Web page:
Easy Star All-Stars get by with a little help from a Lem

Easy Star All-Stars get by with a little help from a Lem

In Charlottesville, reggae music typically seems like more of a passing fancy than a fundamental part of local music—an indicator of an uptick in Bob Marley blunt posters in UVA dorm rooms, perhaps, or a double-dub dare for some adventurous booking agent. Heck, it was a phase for local Lem Oppenheimer, a co-founder of the Easy Star record label and manager of the Easy Star All-Stars. Oppenheimer simply found a way to make the phase last.

Getting better all the time: The Easy Star All-Stars unveil Easy Star’s Lonely Hearts Dub Band at Is on June 5.

After he graduated from Oberlin College, Oppenheimer and a few New York friends pooled the bulk of their savings—roughly $5,000 per person—and started Easy Star in the mid-’90s. In 1997, Oppenheimer and his future wife moved to Charlottesville and saw just what a “phase” reggae could be.

“We did Reggae Mondays at the Blue Moon Diner from 1999 to 2001 or 2002,” said Oppenheimer in a recent interview. “I would go DJ, and we had Jamaican specials. It was a great scene, but it wasn’t particularly like there was a live music element, because there wasn’t anyone to play here.” Acts like The Greg Ward Project and Stable Roots reliably visited from Harrisonburg, and DJ Scotty B threw a few great reggae dance parties, but the idea of anyone making a living from dub or dancehall music seemed about as likely as a reggae band recording a new Dark Side of the Moon.

For those of you familiar with the Easy Star All-Stars, however, you know that this is precisely what the band managed on Dub Side of the Moon—a song-by-song remake of the classic Pink Floyd album. (Yes, it syncs up with The Wizard of Oz.) “Dub Side of the Moon sells enough consistently, and gave us a real base of income coming in, that we could count on,” explained Oppenheimer. “Then Radiodread”—the All-Stars’ take on Radiohead’s OK Computer—“added into that. It doesn’t sell as well as Dub Side but, combined, we [can] expect 300 records sold a week in the U.S.”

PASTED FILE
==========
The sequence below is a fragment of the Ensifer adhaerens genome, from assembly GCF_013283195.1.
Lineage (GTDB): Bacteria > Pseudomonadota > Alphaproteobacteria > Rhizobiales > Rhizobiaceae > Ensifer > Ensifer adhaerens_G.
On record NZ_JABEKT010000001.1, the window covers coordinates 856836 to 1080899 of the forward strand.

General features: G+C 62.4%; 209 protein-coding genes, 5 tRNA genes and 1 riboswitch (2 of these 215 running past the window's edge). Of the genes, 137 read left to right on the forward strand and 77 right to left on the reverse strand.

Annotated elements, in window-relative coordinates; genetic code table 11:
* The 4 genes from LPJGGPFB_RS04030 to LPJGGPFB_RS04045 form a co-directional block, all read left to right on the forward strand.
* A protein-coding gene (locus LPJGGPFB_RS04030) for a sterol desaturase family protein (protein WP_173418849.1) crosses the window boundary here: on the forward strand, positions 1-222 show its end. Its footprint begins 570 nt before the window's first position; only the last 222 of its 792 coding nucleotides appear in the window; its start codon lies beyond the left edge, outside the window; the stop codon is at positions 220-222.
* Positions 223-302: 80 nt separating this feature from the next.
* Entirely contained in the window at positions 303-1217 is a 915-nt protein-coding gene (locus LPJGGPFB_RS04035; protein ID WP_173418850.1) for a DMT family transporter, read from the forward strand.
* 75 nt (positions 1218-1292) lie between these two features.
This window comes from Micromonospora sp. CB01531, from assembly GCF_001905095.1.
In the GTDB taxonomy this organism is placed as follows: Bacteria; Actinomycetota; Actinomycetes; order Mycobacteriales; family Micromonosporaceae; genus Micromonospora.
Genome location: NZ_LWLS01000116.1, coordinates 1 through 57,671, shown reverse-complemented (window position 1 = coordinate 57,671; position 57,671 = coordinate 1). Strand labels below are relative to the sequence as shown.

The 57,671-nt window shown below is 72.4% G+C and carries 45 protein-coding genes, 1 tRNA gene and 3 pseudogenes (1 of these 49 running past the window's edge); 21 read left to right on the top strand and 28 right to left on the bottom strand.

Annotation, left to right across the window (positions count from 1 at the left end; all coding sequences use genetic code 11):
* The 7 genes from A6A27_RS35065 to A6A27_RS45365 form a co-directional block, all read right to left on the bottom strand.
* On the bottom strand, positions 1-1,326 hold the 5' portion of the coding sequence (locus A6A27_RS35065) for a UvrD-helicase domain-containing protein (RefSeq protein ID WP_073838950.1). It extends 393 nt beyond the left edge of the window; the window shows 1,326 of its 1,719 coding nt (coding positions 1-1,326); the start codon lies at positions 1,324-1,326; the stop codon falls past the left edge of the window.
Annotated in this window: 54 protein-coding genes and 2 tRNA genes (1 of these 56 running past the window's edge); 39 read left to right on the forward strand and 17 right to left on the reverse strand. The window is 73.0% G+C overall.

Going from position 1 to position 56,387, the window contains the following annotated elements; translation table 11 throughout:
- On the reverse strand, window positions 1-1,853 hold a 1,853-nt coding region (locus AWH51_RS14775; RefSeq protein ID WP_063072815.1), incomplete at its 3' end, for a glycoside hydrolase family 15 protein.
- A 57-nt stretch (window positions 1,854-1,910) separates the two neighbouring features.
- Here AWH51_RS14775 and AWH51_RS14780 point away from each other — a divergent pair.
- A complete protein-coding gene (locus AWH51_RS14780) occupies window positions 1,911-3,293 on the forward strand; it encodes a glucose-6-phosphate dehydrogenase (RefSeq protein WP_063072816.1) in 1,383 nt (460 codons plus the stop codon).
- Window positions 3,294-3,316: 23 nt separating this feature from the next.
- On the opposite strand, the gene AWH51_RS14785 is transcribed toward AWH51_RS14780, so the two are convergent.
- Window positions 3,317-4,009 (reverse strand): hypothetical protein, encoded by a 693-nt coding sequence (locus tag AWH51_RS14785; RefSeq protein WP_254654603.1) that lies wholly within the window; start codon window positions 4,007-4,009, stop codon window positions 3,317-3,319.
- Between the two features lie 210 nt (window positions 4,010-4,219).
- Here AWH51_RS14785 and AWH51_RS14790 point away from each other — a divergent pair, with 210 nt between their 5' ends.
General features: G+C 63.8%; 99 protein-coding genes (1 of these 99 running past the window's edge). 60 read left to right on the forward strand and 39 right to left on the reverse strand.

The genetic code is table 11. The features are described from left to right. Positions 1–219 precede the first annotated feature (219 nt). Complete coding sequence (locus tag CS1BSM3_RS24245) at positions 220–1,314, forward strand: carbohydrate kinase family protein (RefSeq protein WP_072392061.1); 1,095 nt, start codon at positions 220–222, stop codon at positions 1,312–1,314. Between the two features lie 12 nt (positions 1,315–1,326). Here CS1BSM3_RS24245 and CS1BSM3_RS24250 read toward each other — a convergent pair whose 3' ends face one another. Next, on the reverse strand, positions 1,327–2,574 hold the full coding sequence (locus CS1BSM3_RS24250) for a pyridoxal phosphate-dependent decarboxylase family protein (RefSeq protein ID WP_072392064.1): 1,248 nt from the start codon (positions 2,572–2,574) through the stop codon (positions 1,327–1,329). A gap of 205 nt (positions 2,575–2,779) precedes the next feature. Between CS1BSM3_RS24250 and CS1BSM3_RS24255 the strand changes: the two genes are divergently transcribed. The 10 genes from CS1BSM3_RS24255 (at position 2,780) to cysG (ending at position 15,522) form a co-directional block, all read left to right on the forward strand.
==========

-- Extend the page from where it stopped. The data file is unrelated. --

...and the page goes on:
And each new effort from Easy Star All-Stars means another peak in Charlottesville’s reggae phase. The group’s latest tour, in support of the Billboard Chart-cracking Easy Star’s Lonely Hearts Dub Band (guess who, Billy Shears?), brings the group back to town for a gig at Is on June 5 ($15, 9pm). It’s a spot the group knows well: Easy Star All-Stars played its first gig in the same space when it was the Starr Hill Music Hall in 2003.

“As someone who’s been to a lot of shows there, I know I have a personal bias,” laughed Oppenheimer. “But that [show] was just one of those spine-tingling ones. They would go into a Pink Floyd song, and all of a sudden they’d stop singing and the whole audience would be singing. It was a good one.” You can expect a good deal of tracks from the Lonely Hearts Dub album, like the entrancing “Within You, Without You,” as well as some Dub Side tracks and the obligatory “Karma Police” cover from Radiodread.

On a separate track, props to Is booking agent Jeyon Falsini for once more giving a room to a sound we don’t hear too often in town. Falsini’s efforts at Is make the venue a spot to check out in the next month, when he brings back Brooklyn art-cowpoke Andy Friedman on June 12, lends a stage to Scottsville’s The Honey Dewdrops on June 18 for the release of the group’s first record, If the Sun Will Shine, and outdoes himself with sets by Sarah White, The Invisible Hand and The Extraordinaires on June 20. Seems like a good phase for Falsini and Is.